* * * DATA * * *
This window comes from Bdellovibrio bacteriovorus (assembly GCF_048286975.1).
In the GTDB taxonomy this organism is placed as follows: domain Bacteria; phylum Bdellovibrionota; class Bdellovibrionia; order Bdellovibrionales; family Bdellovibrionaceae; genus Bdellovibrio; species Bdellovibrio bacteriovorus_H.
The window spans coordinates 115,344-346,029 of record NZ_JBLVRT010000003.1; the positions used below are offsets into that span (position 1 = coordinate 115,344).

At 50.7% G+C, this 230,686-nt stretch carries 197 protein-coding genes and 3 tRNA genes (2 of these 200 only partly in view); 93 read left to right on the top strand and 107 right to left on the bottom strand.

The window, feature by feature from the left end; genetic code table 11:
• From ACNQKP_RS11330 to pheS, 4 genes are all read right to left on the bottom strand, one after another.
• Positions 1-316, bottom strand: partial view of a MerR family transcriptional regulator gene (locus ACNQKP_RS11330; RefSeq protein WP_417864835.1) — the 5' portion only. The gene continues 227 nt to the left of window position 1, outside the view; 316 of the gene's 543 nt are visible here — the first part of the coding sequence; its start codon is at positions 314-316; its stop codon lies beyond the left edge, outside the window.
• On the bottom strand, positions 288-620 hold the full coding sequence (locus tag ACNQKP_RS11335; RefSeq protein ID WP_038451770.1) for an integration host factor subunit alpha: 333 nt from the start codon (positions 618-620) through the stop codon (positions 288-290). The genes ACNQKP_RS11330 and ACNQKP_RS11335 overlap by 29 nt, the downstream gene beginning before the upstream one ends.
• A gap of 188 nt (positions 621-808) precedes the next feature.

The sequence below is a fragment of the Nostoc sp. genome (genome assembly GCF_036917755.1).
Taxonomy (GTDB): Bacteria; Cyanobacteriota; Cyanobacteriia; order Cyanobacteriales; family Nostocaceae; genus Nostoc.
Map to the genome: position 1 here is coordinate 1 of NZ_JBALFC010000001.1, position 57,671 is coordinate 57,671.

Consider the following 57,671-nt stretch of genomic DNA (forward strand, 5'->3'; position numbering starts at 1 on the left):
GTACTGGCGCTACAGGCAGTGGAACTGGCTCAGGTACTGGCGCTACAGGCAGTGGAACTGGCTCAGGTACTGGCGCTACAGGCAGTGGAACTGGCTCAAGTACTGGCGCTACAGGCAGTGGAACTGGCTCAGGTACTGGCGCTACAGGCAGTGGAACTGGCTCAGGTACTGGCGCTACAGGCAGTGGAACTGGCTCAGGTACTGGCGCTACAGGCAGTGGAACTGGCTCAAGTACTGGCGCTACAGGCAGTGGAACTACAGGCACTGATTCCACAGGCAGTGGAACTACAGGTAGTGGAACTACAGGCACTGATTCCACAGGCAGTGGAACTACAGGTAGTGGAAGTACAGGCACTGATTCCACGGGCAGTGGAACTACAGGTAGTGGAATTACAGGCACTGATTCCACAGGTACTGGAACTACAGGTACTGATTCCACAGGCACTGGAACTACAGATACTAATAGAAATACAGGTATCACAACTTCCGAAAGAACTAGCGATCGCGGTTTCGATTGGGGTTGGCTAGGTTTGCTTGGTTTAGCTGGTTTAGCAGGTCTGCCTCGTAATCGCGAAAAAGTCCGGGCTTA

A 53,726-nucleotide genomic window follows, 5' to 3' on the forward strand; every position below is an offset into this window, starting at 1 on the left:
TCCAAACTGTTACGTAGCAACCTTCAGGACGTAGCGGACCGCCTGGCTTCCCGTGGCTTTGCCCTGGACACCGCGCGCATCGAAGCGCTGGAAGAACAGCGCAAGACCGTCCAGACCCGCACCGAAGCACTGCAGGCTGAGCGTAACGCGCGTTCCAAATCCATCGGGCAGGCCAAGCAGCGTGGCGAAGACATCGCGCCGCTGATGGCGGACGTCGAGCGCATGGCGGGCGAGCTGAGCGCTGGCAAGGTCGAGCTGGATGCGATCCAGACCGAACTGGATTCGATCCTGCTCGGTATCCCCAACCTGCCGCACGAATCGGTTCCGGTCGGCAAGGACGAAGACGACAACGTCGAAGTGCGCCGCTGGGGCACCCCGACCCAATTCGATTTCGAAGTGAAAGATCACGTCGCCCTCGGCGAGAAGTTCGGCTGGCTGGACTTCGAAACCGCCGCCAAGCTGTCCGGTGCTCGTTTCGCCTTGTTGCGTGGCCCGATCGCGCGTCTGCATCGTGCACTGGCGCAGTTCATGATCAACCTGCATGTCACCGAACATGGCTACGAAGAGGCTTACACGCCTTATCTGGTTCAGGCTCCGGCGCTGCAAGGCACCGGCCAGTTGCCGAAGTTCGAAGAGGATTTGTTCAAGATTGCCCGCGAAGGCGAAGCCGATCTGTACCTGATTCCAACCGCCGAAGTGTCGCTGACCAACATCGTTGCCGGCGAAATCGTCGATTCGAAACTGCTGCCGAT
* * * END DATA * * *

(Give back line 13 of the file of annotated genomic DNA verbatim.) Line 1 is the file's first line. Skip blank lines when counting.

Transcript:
Consider the following 57,671-nt stretch of genomic DNA (forward strand, 5'->3'; position numbering starts at 1 on the left):